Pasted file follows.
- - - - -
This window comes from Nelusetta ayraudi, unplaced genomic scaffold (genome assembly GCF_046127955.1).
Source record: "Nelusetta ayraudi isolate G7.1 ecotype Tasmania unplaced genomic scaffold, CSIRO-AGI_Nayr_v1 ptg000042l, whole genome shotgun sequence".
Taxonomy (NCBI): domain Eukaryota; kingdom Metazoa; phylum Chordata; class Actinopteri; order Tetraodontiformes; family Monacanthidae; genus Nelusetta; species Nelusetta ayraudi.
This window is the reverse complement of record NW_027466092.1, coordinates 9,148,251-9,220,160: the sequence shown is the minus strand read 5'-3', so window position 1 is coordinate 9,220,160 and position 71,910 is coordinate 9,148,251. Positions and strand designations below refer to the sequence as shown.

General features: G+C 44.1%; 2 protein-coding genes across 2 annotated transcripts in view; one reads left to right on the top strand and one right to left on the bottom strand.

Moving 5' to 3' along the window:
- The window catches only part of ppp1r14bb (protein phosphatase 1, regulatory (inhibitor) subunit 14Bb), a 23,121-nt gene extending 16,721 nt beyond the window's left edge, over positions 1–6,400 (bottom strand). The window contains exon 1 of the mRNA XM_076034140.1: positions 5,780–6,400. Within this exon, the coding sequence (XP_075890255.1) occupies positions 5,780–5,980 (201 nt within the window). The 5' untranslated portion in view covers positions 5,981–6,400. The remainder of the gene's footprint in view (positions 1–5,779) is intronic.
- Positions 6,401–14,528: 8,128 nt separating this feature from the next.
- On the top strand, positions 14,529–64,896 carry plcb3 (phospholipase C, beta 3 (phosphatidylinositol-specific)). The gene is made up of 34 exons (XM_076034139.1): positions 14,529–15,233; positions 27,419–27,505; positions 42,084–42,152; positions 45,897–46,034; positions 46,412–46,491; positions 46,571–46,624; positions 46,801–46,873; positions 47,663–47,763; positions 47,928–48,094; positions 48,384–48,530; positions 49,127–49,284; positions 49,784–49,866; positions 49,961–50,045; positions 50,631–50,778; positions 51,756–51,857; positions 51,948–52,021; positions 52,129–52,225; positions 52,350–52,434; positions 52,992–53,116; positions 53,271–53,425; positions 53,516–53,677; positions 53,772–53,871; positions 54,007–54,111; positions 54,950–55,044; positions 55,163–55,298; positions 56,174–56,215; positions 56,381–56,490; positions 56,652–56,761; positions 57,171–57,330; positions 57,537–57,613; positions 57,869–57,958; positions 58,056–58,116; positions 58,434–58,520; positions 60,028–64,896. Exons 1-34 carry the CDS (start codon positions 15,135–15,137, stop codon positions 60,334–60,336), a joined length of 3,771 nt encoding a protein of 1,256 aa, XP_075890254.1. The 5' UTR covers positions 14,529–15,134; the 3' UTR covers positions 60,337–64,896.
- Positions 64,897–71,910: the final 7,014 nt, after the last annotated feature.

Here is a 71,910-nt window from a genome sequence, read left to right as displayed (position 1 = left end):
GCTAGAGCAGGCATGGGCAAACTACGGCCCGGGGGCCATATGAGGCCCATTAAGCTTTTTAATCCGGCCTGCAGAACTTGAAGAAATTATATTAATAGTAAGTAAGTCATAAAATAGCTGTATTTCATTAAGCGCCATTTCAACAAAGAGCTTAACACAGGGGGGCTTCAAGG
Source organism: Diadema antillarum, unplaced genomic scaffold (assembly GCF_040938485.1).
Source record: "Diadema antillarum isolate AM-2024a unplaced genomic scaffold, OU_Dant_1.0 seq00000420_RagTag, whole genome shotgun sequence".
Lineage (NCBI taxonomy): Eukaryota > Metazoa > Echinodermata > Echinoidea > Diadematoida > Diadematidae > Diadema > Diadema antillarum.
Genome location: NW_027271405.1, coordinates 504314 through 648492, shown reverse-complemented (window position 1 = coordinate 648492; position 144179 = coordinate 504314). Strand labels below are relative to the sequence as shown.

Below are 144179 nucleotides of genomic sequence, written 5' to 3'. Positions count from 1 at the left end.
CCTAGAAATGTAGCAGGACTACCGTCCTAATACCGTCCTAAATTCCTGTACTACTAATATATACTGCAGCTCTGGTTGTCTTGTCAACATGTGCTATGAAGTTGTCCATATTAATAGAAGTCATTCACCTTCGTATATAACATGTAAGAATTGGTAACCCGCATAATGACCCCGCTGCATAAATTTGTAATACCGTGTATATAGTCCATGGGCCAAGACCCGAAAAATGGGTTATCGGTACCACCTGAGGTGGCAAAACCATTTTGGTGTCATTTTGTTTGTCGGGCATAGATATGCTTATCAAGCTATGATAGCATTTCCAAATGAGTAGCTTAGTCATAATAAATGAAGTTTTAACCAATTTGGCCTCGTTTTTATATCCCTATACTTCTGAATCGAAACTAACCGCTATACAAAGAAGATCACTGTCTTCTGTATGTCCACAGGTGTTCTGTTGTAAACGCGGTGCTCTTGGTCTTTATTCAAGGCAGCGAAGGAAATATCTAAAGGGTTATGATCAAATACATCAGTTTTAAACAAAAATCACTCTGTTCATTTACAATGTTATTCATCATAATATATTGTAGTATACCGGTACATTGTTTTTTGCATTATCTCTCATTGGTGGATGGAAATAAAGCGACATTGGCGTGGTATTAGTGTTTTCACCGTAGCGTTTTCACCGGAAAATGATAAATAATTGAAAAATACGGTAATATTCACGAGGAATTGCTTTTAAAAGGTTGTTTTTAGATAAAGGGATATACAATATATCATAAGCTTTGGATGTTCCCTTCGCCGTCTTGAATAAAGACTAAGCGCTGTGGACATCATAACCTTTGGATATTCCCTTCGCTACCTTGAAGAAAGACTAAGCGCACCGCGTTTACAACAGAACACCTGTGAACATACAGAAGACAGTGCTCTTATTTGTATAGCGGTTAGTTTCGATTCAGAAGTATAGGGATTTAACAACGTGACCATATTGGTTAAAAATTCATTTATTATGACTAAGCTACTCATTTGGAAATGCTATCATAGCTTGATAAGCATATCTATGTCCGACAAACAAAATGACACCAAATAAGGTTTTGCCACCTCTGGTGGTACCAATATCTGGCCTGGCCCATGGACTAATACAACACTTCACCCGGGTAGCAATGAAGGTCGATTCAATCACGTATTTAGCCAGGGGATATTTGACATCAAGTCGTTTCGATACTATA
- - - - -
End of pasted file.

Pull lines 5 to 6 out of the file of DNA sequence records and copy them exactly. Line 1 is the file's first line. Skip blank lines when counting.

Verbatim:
General features: G+C 44.1%; 2 protein-coding genes across 2 annotated transcripts in view; one reads left to right on the top strand and one right to left on the bottom strand.

Moving 5' to 3' along the window: